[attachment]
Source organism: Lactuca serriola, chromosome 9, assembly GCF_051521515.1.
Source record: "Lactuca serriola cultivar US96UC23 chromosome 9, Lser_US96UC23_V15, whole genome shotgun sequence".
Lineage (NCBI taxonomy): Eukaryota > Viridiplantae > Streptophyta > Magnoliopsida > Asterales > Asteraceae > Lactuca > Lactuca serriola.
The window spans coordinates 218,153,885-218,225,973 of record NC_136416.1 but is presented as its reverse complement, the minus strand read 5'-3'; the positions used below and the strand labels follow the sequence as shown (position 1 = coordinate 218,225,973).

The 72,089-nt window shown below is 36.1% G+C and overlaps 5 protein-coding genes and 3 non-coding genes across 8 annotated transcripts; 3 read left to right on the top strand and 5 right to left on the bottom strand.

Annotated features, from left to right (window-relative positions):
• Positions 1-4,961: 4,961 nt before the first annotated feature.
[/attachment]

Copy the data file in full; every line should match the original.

Source organism: Lactuca serriola, chromosome 9, assembly GCF_051521515.1.
Source record: "Lactuca serriola cultivar US96UC23 chromosome 9, Lser_US96UC23_V15, whole genome shotgun sequence".
Lineage (NCBI taxonomy): Eukaryota > Viridiplantae > Streptophyta > Magnoliopsida > Asterales > Asteraceae > Lactuca > Lactuca serriola.
The window spans coordinates 218,153,885-218,225,973 of record NC_136416.1 but is presented as its reverse complement, the minus strand read 5'-3'; the positions used below and the strand labels follow the sequence as shown (position 1 = coordinate 218,225,973).

The 72,089-nt window shown below is 36.1% G+C and overlaps 5 protein-coding genes and 3 non-coding genes across 8 annotated transcripts; 3 read left to right on the top strand and 5 right to left on the bottom strand.

Annotated features, from left to right (window-relative positions):
• Positions 1-4,961: 4,961 nt before the first annotated feature.